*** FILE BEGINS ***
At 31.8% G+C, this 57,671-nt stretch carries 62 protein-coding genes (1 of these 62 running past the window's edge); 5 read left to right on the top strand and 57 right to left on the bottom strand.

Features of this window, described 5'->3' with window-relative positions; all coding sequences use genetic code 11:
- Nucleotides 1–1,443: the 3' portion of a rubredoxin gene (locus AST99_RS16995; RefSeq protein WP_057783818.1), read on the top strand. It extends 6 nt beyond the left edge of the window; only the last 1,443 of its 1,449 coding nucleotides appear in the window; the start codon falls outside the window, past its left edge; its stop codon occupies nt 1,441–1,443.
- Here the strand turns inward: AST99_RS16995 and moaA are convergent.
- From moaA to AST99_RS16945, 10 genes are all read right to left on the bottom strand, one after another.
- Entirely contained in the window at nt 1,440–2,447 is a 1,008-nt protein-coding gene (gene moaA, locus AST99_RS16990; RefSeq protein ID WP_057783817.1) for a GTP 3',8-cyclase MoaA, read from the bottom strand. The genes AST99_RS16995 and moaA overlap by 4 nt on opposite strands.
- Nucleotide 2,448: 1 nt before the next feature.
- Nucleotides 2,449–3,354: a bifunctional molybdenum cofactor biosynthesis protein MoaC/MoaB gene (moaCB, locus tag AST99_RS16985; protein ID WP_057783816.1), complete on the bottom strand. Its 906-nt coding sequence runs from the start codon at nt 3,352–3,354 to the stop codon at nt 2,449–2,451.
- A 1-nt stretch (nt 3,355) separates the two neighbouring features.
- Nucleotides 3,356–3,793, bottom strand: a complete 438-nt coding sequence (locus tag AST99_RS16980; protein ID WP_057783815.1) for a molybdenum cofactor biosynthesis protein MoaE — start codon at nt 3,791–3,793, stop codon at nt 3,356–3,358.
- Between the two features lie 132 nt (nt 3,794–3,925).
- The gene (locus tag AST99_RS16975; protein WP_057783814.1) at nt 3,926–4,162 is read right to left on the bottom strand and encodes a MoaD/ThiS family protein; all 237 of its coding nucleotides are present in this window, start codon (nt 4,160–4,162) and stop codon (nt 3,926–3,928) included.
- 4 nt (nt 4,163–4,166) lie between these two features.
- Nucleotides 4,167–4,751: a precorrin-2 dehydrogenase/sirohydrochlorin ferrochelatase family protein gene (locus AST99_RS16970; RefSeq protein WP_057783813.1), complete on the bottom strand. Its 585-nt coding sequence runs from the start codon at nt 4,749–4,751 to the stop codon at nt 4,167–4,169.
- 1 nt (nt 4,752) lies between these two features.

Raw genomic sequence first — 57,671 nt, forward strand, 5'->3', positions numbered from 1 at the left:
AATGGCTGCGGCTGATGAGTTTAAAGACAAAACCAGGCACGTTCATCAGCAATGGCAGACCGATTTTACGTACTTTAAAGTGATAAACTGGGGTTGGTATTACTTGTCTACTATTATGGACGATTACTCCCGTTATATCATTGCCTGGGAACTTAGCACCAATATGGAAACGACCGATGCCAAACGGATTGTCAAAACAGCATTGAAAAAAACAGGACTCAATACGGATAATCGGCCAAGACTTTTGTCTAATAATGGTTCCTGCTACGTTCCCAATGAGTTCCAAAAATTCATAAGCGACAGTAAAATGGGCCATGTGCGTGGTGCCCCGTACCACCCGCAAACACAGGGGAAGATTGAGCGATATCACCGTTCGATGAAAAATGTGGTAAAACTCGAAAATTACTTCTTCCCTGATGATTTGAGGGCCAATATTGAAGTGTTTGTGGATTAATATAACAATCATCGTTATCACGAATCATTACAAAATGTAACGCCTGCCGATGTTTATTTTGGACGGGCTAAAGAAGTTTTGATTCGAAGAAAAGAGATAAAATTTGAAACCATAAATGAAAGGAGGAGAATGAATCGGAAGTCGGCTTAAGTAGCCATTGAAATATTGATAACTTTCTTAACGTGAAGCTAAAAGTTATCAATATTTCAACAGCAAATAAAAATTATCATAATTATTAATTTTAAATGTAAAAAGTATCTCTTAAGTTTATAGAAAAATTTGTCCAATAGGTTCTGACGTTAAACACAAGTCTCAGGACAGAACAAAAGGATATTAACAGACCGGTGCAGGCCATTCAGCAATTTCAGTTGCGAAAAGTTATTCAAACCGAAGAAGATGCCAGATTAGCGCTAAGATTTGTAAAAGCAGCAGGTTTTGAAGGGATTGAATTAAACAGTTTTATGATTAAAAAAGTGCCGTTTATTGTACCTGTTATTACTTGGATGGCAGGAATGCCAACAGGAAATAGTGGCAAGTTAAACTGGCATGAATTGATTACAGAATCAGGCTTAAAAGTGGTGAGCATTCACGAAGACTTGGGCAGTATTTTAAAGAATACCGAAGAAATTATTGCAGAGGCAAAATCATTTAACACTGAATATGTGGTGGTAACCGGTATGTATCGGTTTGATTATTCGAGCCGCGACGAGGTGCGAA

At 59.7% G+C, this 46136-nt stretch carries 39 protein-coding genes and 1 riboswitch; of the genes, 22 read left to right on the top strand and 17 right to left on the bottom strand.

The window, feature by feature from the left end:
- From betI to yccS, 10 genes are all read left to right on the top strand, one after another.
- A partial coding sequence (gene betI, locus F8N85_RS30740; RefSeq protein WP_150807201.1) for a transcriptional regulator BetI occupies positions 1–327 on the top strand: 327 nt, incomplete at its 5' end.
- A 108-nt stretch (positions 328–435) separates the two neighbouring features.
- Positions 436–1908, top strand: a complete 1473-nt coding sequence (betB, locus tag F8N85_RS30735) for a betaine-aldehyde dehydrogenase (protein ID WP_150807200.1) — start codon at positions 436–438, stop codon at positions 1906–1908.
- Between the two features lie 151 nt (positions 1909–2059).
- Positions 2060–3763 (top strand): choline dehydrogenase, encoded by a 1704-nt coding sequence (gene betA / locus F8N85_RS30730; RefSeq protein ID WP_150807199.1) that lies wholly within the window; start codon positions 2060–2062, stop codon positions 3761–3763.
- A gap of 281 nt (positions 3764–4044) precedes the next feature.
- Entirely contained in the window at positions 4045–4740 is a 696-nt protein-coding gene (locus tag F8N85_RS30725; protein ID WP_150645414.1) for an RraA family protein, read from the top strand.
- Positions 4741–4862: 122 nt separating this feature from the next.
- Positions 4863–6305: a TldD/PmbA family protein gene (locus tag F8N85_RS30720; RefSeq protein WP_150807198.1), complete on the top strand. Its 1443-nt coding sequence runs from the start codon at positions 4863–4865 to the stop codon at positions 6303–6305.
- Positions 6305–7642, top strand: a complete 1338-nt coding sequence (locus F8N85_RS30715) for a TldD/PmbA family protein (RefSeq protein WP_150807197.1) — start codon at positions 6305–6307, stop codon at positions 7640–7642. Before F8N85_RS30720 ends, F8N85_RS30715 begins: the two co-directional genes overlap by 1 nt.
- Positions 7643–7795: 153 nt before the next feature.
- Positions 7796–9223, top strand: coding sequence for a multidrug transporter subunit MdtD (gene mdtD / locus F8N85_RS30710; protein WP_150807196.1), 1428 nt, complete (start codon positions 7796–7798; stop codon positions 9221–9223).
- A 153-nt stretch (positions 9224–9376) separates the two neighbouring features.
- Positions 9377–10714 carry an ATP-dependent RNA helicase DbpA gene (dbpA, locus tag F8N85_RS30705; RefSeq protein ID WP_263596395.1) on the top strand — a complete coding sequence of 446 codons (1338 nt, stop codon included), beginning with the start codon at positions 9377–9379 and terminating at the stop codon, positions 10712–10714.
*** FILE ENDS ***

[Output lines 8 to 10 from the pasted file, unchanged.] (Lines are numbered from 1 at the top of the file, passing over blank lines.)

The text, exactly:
- Nucleotides 2,449–3,354: a bifunctional molybdenum cofactor biosynthesis protein MoaC/MoaB gene (moaCB, locus tag AST99_RS16985; protein ID WP_057783816.1), complete on the bottom strand. Its 906-nt coding sequence runs from the start codon at nt 3,352–3,354 to the stop codon at nt 2,449–2,451.
- A 1-nt stretch (nt 3,355) separates the two neighbouring features.
- Nucleotides 3,356–3,793, bottom strand: a complete 438-nt coding sequence (locus tag AST99_RS16980; protein ID WP_057783815.1) for a molybdenum cofactor biosynthesis protein MoaE — start codon at nt 3,791–3,793, stop codon at nt 3,356–3,358.